Shell is eager to revive flagging returns and bolster its position as smaller competitors such as Exxon and British Petroleum pursue multi- billion-dollar acquisitions to create companies that rival it in size. The presentations will be the most detailed to date on the strategy of its chairman Mark Moody-Stuart, who assumed the post on 1 July.
"They must do some ingenious restructuring to their business to get returns up,'' said David Stedman, an analyst with Daiwa Europe. "They're facing a terrible oil price, a slowing petrochemical cycle, and competitors are merging. These are significant problems.''
Analysts have all but dismissed the prospect that Shell will tie up with another major oil company, such as Chevron, Texaco or Conoco. It doesn't need further economies of scale - it's already bigger than BP/Amoco would be - and because it has avoided the kind of cost-cutting that US oil companies executed in the last decade, Shell still has plenty of places to trim. Shell executives said large mergers often get bogged down in regulatory reviews that can strip the transactions of their envisioned benefits and distract managers.
"Academic work shows that mergers rarely achieve all the benefits envisaged,'' vice chairman Maarten van den Bergh said in October.
Instead, Shell is focusing on its own house. Its profits fell 31 per cent in the first nine months of this year to $4.3bn as Brent crude fell below $10 a barrel, its lowest in 12 years and half last year's peak of almost $25. Mr Moody-Stuart is eager to deliver Shell's promise last year to make 15 per cent return on capital invested. The measure of the company's efficiency in making investments dipped to 9.2 per cent in the year to October, down from 12.1 per cent in 1997.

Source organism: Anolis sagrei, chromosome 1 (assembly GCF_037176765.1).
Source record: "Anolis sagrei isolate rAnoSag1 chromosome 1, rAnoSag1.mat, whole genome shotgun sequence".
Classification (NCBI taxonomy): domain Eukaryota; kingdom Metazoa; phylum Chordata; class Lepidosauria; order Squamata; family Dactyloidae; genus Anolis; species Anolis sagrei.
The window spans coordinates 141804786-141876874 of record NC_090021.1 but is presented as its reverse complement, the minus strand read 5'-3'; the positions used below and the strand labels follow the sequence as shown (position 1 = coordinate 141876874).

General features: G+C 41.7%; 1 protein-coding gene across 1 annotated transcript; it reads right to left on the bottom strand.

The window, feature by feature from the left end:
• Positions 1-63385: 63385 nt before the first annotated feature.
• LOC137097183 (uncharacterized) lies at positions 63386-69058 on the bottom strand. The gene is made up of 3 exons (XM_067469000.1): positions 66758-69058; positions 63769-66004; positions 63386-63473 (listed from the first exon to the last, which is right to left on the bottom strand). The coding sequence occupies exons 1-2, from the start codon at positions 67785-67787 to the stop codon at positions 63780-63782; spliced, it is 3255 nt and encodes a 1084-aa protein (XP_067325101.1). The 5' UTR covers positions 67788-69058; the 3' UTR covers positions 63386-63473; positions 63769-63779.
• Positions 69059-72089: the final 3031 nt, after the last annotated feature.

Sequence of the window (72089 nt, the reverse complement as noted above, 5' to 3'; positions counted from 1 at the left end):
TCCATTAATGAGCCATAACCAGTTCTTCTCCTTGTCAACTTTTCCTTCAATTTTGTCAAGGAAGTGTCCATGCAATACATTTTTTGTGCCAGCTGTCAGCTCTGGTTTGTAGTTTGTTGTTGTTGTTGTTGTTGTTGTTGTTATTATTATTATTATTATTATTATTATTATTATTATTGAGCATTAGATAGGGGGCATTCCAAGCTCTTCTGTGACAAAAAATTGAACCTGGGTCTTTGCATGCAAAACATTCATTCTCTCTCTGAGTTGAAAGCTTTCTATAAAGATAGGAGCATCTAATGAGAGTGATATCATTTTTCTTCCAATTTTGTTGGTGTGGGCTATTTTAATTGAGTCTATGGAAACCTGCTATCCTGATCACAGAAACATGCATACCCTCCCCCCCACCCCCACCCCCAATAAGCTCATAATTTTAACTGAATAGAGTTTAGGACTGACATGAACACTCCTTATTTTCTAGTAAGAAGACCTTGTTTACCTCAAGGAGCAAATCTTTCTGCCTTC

His plan has two prongs: slim the management team and sell businesses that won't be first or second in their markets. Mr Moody-Stuart also is eager to simplify Shell's reporting lines, which traditionally have run along regional and business-segment lines. In September he said headquarters in the UK, Netherlands, Germany and France would be closed to strip the country barons of power. "Executive decisions have to be made rapidly and business accountability must be clear,'' he said last week.
Analysts figure Shell could announce charges of between $2bn and $5bn to cover the cost of closing refineries, selling chemical plants and marking down the value of ageing oil fields. Mr Moody-Stuart said in October that the company was considering some write-downs but declined to discuss their magnitude.
"It's getting bloody inside the organisation,'' said Liz Butler, an analyst with WestLB Panmure in London. "Shell needs to take a $5bn charge, minimum.''
A write-down would reduce Shell's depreciation charges, bolstering both profit and returns on capital, and clear the way to sell some properties, such as its Sola refinery in Norway. It is soliciting partners for some chemical businesses, and lower oil prices leave it vulnerable to write- downs on ageing oil fields in the US and North Sea. Some analysts dismissed the prospect of a write-down as an accounting gimmick, though the method has won favour when done at rival oil companies.
BP began a 1992 restructuring with a pounds 1bn charge, selling refineries and its fertiliser business and scaling back oil exploration. Its return on capital employed rose to 17.4 per cent last year from 9.4 per cent in 1993. Copyright: IOS & Bloomberg